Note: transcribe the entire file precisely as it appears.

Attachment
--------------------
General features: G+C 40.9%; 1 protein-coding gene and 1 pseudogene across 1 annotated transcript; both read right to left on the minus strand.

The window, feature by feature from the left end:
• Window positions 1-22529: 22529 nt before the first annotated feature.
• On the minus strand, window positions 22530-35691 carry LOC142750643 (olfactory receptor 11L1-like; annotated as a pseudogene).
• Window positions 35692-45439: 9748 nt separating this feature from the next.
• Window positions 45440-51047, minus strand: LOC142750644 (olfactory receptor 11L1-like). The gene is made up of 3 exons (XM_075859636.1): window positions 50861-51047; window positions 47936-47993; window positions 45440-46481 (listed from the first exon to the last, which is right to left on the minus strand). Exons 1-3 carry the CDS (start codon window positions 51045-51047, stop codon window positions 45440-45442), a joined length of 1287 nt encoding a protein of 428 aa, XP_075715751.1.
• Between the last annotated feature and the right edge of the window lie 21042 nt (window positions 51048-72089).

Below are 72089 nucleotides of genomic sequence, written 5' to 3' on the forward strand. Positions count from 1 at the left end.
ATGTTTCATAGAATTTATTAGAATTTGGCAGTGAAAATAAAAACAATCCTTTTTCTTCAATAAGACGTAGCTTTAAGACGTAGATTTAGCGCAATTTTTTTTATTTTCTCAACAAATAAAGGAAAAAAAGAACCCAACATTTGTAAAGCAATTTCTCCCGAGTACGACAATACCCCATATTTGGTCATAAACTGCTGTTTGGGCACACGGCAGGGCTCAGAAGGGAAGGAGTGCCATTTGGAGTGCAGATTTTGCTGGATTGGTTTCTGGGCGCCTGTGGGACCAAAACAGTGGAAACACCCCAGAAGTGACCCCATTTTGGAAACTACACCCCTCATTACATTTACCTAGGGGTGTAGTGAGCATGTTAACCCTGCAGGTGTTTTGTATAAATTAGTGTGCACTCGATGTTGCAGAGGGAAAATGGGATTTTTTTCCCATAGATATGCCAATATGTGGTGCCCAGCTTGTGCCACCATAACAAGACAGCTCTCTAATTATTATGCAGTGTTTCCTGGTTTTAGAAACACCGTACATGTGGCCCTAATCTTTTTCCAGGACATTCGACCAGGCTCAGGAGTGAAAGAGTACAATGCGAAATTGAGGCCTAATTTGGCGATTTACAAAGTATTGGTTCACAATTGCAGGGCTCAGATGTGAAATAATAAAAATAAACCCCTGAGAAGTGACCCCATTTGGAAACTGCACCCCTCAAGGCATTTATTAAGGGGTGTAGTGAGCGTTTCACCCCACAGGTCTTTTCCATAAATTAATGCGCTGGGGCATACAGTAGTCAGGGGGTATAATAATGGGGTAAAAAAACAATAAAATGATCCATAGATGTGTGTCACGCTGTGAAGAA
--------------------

General features: G+C 40.9%; 1 protein-coding gene and 1 pseudogene across 1 annotated transcript; both read right to left on the minus strand.

The window, feature by feature from the left end:
• Window positions 1-22529: 22529 nt before the first annotated feature.
• On the minus strand, window positions 22530-35691 carry LOC142750643 (olfactory receptor 11L1-like; annotated as a pseudogene).
• Window positions 35692-45439: 9748 nt separating this feature from the next.
• Window positions 45440-51047, minus strand: LOC142750644 (olfactory receptor 11L1-like). The gene is made up of 3 exons (XM_075859636.1): window positions 50861-51047; window positions 47936-47993; window positions 45440-46481 (listed from the first exon to the last, which is right to left on the minus strand). Exons 1-3 carry the CDS (start codon window positions 51045-51047, stop codon window positions 45440-45442), a joined length of 1287 nt encoding a protein of 428 aa, XP_075715751.1.
• Between the last annotated feature and the right edge of the window lie 21042 nt (window positions 51048-72089).

Below are 72089 nucleotides of genomic sequence, written 5' to 3' on the forward strand. Positions count from 1 at the left end.
ATGTTTCATAGAATTTATTAGAATTTGGCAGTGAAAATAAAAACAATCCTTTTTCTTCAATAAGACGTAGCTTTAAGACGTAGATTTAGCGCAATTTTTTTTATTTTCTCAACAAATAAAGGAAAAAAAGAACCCAACATTTGTAAAGCAATTTCTCCCGAGTACGACAATACCCCATATTTGGTCATAAACTGCTGTTTGGGCACACGGCAGGGCTCAGAAGGGAAGGAGTGCCATTTGGAGTGCAGATTTTGCTGGATTGGTTTCTGGGCGCCTGTGGGACCAAAACAGTGGAAACACCCCAGAAGTGACCCCATTTTGGAAACTACACCCCTCATTACATTTACCTAGGGGTGTAGTGAGCATGTTAACCCTGCAGGTGTTTTGTATAAATTAGTGTGCACTCGATGTTGCAGAGGGAAAATGGGATTTTTTTCCCATAGATATGCCAATATGTGGTGCCCAGCTTGTGCCACCATAACAAGACAGCTCTCTAATTATTATGCAGTGTTTCCTGGTTTTAGAAACACCGTACATGTGGCCCTAATCTTTTTCCAGGACATTCGACCAGGCTCAGGAGTGAAAGAGTACAATGCGAAATTGAGGCCTAATTTGGCGATTTACAAAGTATTGGTTCACAATTGCAGGGCTCAGATGTGAAATAATAAAAATAAACCCCTGAGAAGTGACCCCATTTGGAAACTGCACCCCTCAAGGCATTTATTAAGGGGTGTAGTGAGCGTTTCACCCCACAGGTCTTTTCCATAAATTAATGCGCTGGGGCATACAGTAGTCAGGGGGTATAATAATGGGGTAAAAAAACAATAAAATGATCCATAGATGTGTGTCACGCTGTGAAGAA